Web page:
Resist sarcasm; it is the antithesis of mercy.

I read those words and instantly vowed to change. And just in case there was any doubt that this was what I was called to do, the Holy Spirit gave me a big wakeup call the next day. It was in the van on the way home from school, and my mini-me responded to his little brother with blistering sarcasm, his tone dripping with contempt. It cut me to the soul, instantly and so profoundly that I even remember where we were on the route.

Because this is my fault. I’ve taught them this.

I don’t remember what I said. I do know it was not a scolding; it was heartfelt and involved confessing my own fault in the matter. I told them part of what I was doing for the year of mercy was to quit being sarcastic.

The car was quiet for a few moments, which, if you’ve ever had three, four, five, or six kids in the car (as I do on a regular basis–am I not lucky?), you’ll know is no small thing.

You know that old saying about how parenthood means having your heart walking around outside your body?

Well, I think God gives you children in order to make sure you have a conscience walking around in someone else’s body, commenting out loud on your foibles. In this case, the body of my six-year-old.

“Mom, are you being sarcastic?” my child will ask me.

“Um…yes, I was. I’m so sorry, honey. You’re right.”

“Mom, I think that was sarcastic!”

“We-ell, that was sort on the edge. It was more like a joke.”

It’s been good for me. It’s making me stop and think before I share the effervescence of my own wit.

I don’t like it. But I can feel the difference. I’m not so angry, so volatile, like a pump primed and ready to react to the slightest provocation. The inside of my chest feels a little cooler and settled, more relaxed, more open. It feels like growth. And that is, after all, what I’m going for, in this year of mercy.

It’s not about what we say

Background Image by Soorelis from Pixabay

It seems like everyone these days is focused on “what do we say to the ‘none’s?” and “How do we talk about Jesus?”

I can’t help feeling that those are the wrong questions. Pope Francis’ contention in Evangelii Gaudium is that when we’re filled with the Gospel, it’ll overflow from us automatically.

These days, I’m becoming more and more convinced that simply living the Gospel authentically, holistically, and with joy is the simple, yet difficult part of evangelization that we have to master first. For better or for worse, the world sees an image of God in us–in our words, in our actions, and in the way we approach everyday situations and hot button issues. If the image we present is beautiful and inviting, we don’t have to say anything at all. If it’s off-putting, nothing we say will make any difference anyway.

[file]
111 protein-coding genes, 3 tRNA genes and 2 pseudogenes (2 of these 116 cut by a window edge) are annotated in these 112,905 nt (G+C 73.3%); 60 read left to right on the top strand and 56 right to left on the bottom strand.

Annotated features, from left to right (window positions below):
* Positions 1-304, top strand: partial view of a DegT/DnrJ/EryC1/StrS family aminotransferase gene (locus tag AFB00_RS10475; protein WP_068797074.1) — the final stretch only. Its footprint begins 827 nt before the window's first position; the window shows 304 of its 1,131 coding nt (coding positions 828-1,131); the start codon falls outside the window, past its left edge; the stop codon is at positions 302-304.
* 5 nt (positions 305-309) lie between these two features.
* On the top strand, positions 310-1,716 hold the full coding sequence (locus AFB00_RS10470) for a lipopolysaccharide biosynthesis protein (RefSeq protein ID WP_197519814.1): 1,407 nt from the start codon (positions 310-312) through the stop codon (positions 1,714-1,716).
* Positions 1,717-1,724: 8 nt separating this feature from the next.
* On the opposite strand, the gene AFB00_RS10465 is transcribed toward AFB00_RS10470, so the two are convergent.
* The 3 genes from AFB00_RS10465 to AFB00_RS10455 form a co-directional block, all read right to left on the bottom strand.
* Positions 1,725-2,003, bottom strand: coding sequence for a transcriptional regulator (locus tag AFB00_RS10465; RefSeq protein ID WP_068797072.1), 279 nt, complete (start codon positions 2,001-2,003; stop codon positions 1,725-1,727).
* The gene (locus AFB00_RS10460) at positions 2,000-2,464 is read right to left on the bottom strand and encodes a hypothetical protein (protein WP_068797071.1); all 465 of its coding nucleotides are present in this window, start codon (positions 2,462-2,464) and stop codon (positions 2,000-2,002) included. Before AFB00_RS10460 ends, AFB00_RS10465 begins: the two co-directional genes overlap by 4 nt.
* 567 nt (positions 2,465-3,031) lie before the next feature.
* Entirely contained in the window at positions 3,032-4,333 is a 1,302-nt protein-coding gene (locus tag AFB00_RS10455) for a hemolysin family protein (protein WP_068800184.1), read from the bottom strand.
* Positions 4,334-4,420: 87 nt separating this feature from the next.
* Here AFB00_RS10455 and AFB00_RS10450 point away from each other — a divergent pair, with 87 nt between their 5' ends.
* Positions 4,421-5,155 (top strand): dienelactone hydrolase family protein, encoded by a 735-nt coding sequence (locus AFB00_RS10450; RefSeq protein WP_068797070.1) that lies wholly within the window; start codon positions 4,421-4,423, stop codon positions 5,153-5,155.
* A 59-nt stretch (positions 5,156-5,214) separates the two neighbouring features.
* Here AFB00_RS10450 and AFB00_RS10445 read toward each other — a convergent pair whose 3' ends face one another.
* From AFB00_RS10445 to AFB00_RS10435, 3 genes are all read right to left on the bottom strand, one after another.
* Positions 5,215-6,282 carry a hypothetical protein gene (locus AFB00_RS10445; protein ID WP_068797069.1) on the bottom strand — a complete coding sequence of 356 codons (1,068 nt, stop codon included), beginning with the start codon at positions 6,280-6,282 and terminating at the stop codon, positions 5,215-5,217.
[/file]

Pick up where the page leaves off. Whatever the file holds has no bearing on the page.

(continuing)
Racism is a prolife issue

Open Wide - prolife

This quote may seem shocking, but it speaks to the larger prolife issue. To be truly pro-life, we have to be thinking beyond the legality of abortion; we need to think about the larger issues that exert societal pressures. Why is the abortion rate so much higher among black women, do you think?

I have a lot of thoughts on the current state of the debates around abortion, but I will leave this for now and hope that it encourages many to click through and read the whole pastoral letter.

“Consider the dignity of others”

Open Wide - jokes

I think all of us intend to do as the US Bishops urge in this quote. I think, in fact, that all of us think we *are* doing it. This is one of those areas in which I believe it will benefit us all to simply be more intentional–more self-analytical–to pull off the blinders and recognize when we aren’t, in fact, keeping the human dignity of others front and center…when we brush aside their protests because to take them seriously would require us to make uncomfortable changes. It’s certainly not a problem that’s isolated to issues of race, but it’s a place to start.